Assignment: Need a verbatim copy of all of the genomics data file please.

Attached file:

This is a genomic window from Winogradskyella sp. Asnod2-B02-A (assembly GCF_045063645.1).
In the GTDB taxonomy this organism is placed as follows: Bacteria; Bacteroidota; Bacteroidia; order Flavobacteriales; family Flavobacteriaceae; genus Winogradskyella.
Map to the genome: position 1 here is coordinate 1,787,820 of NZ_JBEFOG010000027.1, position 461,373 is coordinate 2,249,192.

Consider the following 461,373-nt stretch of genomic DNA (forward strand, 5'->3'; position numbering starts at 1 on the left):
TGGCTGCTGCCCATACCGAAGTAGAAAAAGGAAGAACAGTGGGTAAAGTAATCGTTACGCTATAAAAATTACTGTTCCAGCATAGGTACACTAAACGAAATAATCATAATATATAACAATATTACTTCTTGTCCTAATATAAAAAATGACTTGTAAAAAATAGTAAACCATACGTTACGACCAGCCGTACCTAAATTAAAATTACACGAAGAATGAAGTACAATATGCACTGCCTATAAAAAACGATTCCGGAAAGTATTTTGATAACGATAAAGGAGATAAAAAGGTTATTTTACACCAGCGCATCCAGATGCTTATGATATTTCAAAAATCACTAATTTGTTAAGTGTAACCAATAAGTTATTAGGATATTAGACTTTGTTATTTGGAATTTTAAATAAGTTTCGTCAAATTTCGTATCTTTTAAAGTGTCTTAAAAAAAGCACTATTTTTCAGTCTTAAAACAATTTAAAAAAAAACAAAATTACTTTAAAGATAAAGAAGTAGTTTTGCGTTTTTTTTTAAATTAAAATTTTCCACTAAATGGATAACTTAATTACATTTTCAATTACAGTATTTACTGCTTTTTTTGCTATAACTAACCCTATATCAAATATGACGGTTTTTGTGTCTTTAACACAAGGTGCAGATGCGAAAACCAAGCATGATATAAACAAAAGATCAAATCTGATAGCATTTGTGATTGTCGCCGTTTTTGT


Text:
This is a genomic window from Winogradskyella sp. Asnod2-B02-A (assembly GCF_045063645.1).
In the GTDB taxonomy this organism is placed as follows: Bacteria; Bacteroidota; Bacteroidia; order Flavobacteriales; family Flavobacteriaceae; genus Winogradskyella.
Map to the genome: position 1 here is coordinate 1,787,820 of NZ_JBEFOG010000027.1, position 461,373 is coordinate 2,249,192.

Consider the following 461,373-nt stretch of genomic DNA (forward strand, 5'->3'; position numbering starts at 1 on the left):
TGGCTGCTGCCCATACCGAAGTAGAAAAAGGAAGAACAGTGGGTAAAGTAATCGTTACGCTATAAAAATTACTGTTCCAGCATAGGTACACTAAACGAAATAATCATAATATATAACAATATTACTTCTTGTCCTAATATAAAAAATGACTTGTAAAAAATAGTAAACCATACGTTACGACCAGCCGTACCTAAATTAAAATTACACGAAGAATGAAGTACAATATGCACTGCCTATAAAAAACGATTCCGGAAAGTATTTTGATAACGATAAAGGAGATAAAAAGGTTATTTTACACCAGCGCATCCAGATGCTTATGATATTTCAAAAATCACTAATTTGTTAAGTGTAACCAATAAGTTATTAGGATATTAGACTTTGTTATTTGGAATTTTAAATAAGTTTCGTCAAATTTCGTATCTTTTAAAGTGTCTTAAAAAAAGCACTATTTTTCAGTCTTAAAACAATTTAAAAAAAAACAAAATTACTTTAAAGATAAAGAAGTAGTTTTGCGTTTTTTTTTAAATTAAAATTTTCCACTAAATGGATAACTTAATTACATTTTCAATTACAGTATTTACTGCTTTTTTTGCTATAACTAACCCTATATCAAATATGACGGTTTTTGTGTCTTTAACACAAGGTGCAGATGCGAAAACCAAGCATGATATAAACAAAAGATCAAATCTGATAGCATTTGTGATTGTCGCCGTTTTTGT